RELIEF DODGE: A plan to pump hundreds of millions of dollars into state property tax relief was quietly axed in Pennsylvania's latest budget deal, per the Morning Call. Under the initiative, revenue from table games would have been put into the property tax relief fund instead of directly into the state's general fund. It took 11 years for the state's fiscal health to reach a necessary threshold, but the plan changed.
'FRACK OUT': PublicSource traveled to New Freeport in Greene County, a tiny community where residents are concerned about their water supply and refusing to drink it amid reports of errant fracking fluid from an EQT well site. Locals are complaining of oily showers, bad smells, and mysterious rashes. A microbiology professor's independent testing determined the water isn't potable. More tests are pending.
MISSED SHOTS: Nearly 2.2 million COVID-19 vaccines have been discarded in Pennsylvania since they first became available here, TribLIVE reports. Some of the vials were broken or lost, but a majority expired before they could be used, according to state data. Spotlight PA documented the Wolf administration's previous efforts to keep the details of COVID-19 vaccine waste hidden using a decades-old law.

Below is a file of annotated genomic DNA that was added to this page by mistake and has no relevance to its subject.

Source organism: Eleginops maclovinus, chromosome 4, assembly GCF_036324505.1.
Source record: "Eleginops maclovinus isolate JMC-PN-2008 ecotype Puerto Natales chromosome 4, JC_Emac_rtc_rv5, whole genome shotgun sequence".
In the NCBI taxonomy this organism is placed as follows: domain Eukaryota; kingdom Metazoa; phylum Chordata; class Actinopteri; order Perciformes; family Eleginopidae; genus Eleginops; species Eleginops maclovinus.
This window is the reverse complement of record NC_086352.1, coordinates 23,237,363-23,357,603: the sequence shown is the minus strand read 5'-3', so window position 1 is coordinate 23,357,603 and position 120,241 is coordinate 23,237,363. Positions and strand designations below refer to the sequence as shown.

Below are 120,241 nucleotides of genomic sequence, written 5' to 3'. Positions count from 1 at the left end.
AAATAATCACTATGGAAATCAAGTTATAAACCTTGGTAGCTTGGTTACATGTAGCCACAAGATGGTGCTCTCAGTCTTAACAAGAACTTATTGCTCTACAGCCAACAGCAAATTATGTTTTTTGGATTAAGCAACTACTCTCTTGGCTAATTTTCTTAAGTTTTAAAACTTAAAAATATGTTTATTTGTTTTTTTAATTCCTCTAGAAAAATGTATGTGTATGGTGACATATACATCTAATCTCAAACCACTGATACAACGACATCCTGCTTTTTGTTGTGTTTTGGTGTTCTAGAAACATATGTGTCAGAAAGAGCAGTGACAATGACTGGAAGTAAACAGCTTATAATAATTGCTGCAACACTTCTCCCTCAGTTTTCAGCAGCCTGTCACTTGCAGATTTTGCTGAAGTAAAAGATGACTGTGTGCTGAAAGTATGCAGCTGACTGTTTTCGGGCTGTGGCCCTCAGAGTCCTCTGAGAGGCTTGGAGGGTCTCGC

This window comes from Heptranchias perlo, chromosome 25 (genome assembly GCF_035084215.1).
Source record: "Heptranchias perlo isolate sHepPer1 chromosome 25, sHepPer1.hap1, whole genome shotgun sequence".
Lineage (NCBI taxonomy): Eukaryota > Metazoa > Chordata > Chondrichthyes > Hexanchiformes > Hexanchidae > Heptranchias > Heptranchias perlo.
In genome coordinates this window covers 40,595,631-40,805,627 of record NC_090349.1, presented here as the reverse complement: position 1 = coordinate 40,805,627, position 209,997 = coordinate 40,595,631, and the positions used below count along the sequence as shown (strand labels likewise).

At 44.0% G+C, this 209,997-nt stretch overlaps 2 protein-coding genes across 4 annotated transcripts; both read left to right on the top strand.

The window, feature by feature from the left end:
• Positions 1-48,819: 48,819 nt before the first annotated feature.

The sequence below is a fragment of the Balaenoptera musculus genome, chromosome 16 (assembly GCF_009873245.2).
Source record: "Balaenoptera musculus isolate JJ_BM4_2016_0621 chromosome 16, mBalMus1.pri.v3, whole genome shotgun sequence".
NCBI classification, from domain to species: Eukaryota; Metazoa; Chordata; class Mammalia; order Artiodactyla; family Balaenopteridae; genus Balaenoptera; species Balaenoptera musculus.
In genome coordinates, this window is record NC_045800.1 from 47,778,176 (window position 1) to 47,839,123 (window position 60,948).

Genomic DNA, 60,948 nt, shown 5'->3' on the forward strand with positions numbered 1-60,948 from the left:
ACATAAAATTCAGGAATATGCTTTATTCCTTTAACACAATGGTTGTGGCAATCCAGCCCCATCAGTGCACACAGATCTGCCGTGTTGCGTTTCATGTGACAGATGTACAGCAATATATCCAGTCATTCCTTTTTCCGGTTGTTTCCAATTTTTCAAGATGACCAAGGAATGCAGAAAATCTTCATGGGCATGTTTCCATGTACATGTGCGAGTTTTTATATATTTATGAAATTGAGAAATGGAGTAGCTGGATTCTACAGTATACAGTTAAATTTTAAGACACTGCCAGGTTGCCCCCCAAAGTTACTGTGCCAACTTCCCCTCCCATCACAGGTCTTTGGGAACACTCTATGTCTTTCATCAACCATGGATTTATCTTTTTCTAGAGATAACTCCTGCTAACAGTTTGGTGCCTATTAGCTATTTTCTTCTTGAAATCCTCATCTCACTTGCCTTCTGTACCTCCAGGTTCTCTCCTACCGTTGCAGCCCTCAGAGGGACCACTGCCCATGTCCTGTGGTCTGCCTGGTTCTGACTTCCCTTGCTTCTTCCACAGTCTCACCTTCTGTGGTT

COVID-POSITIVE: President Joe Biden tested positive for COVID-19 on Thursday, leading to the cancellation of his planned trip to outline a $37 billion national crime prevention plan in Wilkes-Barre, CBS News reports. Biden, 79, was set to travel to Philadelphia after Wilkes-Barre and then head to Delaware. The White House said his symptoms were mild. First Lady Jill Biden reportedly tested negative.
NEW TITLE: Pittsburgh Public Schools has named Wayne Walters as its new superintendent, per WESA. Walters served as interim superintendent after Anthony Hamlet resigned amid scandal last September.
NEW HOUSE: The Sixers would leave Wells Fargo Center for a new, $1.3 billion arena in Center City under a new privately funded proposal, 6ABC reports. The team launched a website explaining the idea.
SAVE UP: Efforts to protect historic African American cemeteries in Pennsylvania will get a $50,000 boost from a national cultural preservation group. Axios explains where the money will go and why it's needed.
HILL HOUSE: An unusual, nearly 2,000-square-foot house that's up for sale in Berks County sits on more than 10 acres of wooded land and has "grass on the roof that can be mowed with a tractor," ABC27 explains.
PA BINGO: National Pennsylvania Day has come and gone, but we can still play a round of Pennsylvania Day bingo, via @PennsylvaniaGov.
Unscramble and send your answer to firstname.lastname@example.org. We'll shout out winners here, and one each week will get some Spotlight PA swag.
H R M A O S T E P S I O M
*This week's theme: Bugs 🐜🕷🦟
Yesterday's answer: Exoskeleton
Congrats to our daily winners: Michelle T., John A., Elaine C., Lynne E., Kevin M., Craig W., Stephen G., Bonnie M., Barbara F., Don H., John P., Susan D., Mike B., Jodi R., Dan W., Susan N.-Z., Ed O., Judith D., Al M., Kim C., James B., Doris T., Steve D., Kimberly D., Jessica K., Karen W., Joel S., Fred H., Dianne K., Nancy S., Michael B., Beth T., George S., Alice B., Chuck M., Mary Jo J., Alissa H., Ted W., Cindy M., Lewis M., and Daniel M.